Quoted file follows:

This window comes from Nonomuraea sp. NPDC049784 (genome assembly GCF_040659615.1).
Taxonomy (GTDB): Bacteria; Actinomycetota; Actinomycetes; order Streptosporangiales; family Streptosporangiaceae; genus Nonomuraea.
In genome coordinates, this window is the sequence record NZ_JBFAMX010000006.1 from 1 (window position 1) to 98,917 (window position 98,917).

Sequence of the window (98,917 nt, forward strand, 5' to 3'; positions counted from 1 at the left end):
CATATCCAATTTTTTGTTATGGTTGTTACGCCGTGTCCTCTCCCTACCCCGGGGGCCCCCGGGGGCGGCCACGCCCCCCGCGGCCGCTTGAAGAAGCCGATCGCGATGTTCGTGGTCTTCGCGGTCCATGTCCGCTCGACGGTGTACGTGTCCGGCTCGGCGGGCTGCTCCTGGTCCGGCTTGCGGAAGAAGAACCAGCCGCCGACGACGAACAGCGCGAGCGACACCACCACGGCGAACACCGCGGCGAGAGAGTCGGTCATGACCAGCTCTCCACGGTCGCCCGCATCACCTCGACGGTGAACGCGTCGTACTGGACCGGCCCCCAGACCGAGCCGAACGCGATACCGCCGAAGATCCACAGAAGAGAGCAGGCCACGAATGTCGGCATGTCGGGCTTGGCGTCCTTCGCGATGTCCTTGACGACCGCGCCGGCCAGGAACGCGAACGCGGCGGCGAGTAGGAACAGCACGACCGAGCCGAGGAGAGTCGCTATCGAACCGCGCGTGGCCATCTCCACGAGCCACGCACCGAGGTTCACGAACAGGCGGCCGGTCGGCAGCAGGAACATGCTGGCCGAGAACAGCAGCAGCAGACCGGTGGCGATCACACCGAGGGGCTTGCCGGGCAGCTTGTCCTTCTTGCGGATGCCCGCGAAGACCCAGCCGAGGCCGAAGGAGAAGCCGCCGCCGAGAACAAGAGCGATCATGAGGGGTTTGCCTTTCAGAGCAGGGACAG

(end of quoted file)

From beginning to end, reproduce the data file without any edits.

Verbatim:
This window comes from Nonomuraea sp. NPDC049784 (genome assembly GCF_040659615.1).
Taxonomy (GTDB): Bacteria; Actinomycetota; Actinomycetes; order Streptosporangiales; family Streptosporangiaceae; genus Nonomuraea.
In genome coordinates, this window is the sequence record NZ_JBFAMX010000006.1 from 1 (window position 1) to 98,917 (window position 98,917).

Sequence of the window (98,917 nt, forward strand, 5' to 3'; positions counted from 1 at the left end):
CATATCCAATTTTTTGTTATGGTTGTTACGCCGTGTCCTCTCCCTACCCCGGGGGCCCCCGGGGGCGGCCACGCCCCCCGCGGCCGCTTGAAGAAGCCGATCGCGATGTTCGTGGTCTTCGCGGTCCATGTCCGCTCGACGGTGTACGTGTCCGGCTCGGCGGGCTGCTCCTGGTCCGGCTTGCGGAAGAAGAACCAGCCGCCGACGACGAACAGCGCGAGCGACACCACCACGGCGAACACCGCGGCGAGAGAGTCGGTCATGACCAGCTCTCCACGGTCGCCCGCATCACCTCGACGGTGAACGCGTCGTACTGGACCGGCCCCCAGACCGAGCCGAACGCGATACCGCCGAAGATCCACAGAAGAGAGCAGGCCACGAATGTCGGCATGTCGGGCTTGGCGTCCTTCGCGATGTCCTTGACGACCGCGCCGGCCAGGAACGCGAACGCGGCGGCGAGTAGGAACAGCACGACCGAGCCGAGGAGAGTCGCTATCGAACCGCGCGTGGCCATCTCCACGAGCCACGCACCGAGGTTCACGAACAGGCGGCCGGTCGGCAGCAGGAACATGCTGGCCGAGAACAGCAGCAGCAGACCGGTGGCGATCACACCGAGGGGCTTGCCGGGCAGCTTGTCCTTCTTGCGGATGCCCGCGAAGACCCAGCCGAGGCCGAAGGAGAAGCCGCCGCCGAGAACAAGAGCGATCATGAGGGGTTTGCCTTTCAGAGCAGGGACAG